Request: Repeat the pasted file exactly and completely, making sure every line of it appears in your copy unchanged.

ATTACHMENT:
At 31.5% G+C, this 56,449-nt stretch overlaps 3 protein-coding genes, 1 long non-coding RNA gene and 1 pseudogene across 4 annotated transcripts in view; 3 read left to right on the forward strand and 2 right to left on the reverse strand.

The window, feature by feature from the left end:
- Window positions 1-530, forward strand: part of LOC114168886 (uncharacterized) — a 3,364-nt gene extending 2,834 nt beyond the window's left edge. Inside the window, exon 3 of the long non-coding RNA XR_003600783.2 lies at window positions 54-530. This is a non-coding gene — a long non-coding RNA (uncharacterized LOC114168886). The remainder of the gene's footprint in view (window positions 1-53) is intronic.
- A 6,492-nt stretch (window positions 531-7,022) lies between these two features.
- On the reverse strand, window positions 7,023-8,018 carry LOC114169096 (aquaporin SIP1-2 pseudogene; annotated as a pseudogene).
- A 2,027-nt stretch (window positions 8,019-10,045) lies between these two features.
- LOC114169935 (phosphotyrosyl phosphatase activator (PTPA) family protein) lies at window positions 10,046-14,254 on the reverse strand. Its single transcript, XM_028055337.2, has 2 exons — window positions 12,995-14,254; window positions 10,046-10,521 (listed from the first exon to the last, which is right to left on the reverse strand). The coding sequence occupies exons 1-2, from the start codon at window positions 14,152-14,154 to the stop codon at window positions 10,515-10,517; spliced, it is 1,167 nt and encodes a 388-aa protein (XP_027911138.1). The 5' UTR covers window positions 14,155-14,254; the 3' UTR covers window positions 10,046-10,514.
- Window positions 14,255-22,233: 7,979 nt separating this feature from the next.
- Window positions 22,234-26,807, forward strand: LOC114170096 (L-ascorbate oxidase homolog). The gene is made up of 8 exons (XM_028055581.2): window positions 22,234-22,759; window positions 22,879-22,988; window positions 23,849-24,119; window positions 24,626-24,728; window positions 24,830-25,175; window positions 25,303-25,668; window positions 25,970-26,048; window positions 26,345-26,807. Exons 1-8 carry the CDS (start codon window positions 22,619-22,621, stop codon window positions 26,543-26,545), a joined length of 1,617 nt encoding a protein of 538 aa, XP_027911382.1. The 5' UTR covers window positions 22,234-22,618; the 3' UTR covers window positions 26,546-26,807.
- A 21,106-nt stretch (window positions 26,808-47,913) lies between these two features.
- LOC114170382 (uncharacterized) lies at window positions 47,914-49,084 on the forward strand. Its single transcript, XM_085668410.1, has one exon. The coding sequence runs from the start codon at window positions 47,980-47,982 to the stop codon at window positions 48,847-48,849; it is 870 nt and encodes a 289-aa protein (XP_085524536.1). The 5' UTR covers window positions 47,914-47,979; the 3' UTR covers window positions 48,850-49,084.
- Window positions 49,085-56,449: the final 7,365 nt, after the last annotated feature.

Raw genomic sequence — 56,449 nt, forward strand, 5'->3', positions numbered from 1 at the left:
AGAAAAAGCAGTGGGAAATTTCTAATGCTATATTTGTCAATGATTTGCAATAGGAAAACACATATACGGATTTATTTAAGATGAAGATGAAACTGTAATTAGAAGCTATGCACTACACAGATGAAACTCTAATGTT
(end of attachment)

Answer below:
At 31.5% G+C, this 56,449-nt stretch overlaps 3 protein-coding genes, 1 long non-coding RNA gene and 1 pseudogene across 4 annotated transcripts in view; 3 read left to right on the forward strand and 2 right to left on the reverse strand.

The window, feature by feature from the left end:
- Window positions 1-530, forward strand: part of LOC114168886 (uncharacterized) — a 3,364-nt gene extending 2,834 nt beyond the window's left edge. Inside the window, exon 3 of the long non-coding RNA XR_003600783.2 lies at window positions 54-530. This is a non-coding gene — a long non-coding RNA (uncharacterized LOC114168886). The remainder of the gene's footprint in view (window positions 1-53) is intronic.
- A 6,492-nt stretch (window positions 531-7,022) lies between these two features.
- On the reverse strand, window positions 7,023-8,018 carry LOC114169096 (aquaporin SIP1-2 pseudogene; annotated as a pseudogene).
- A 2,027-nt stretch (window positions 8,019-10,045) lies between these two features.
- LOC114169935 (phosphotyrosyl phosphatase activator (PTPA) family protein) lies at window positions 10,046-14,254 on the reverse strand. Its single transcript, XM_028055337.2, has 2 exons — window positions 12,995-14,254; window positions 10,046-10,521 (listed from the first exon to the last, which is right to left on the reverse strand). The coding sequence occupies exons 1-2, from the start codon at window positions 14,152-14,154 to the stop codon at window positions 10,515-10,517; spliced, it is 1,167 nt and encodes a 388-aa protein (XP_027911138.1). The 5' UTR covers window positions 14,155-14,254; the 3' UTR covers window positions 10,046-10,514.
- Window positions 14,255-22,233: 7,979 nt separating this feature from the next.
- Window positions 22,234-26,807, forward strand: LOC114170096 (L-ascorbate oxidase homolog). The gene is made up of 8 exons (XM_028055581.2): window positions 22,234-22,759; window positions 22,879-22,988; window positions 23,849-24,119; window positions 24,626-24,728; window positions 24,830-25,175; window positions 25,303-25,668; window positions 25,970-26,048; window positions 26,345-26,807. Exons 1-8 carry the CDS (start codon window positions 22,619-22,621, stop codon window positions 26,543-26,545), a joined length of 1,617 nt encoding a protein of 538 aa, XP_027911382.1. The 5' UTR covers window positions 22,234-22,618; the 3' UTR covers window positions 26,546-26,807.
- A 21,106-nt stretch (window positions 26,808-47,913) lies between these two features.
- LOC114170382 (uncharacterized) lies at window positions 47,914-49,084 on the forward strand. Its single transcript, XM_085668410.1, has one exon. The coding sequence runs from the start codon at window positions 47,980-47,982 to the stop codon at window positions 48,847-48,849; it is 870 nt and encodes a 289-aa protein (XP_085524536.1). The 5' UTR covers window positions 47,914-47,979; the 3' UTR covers window positions 48,850-49,084.
- Window positions 49,085-56,449: the final 7,365 nt, after the last annotated feature.

Raw genomic sequence — 56,449 nt, forward strand, 5'->3', positions numbered from 1 at the left:
AGAAAAAGCAGTGGGAAATTTCTAATGCTATATTTGTCAATGATTTGCAATAGGAAAACACATATACGGATTTATTTAAGATGAAGATGAAACTGTAATTAGAAGCTATGCACTACACAGATGAAACTCTAATGTT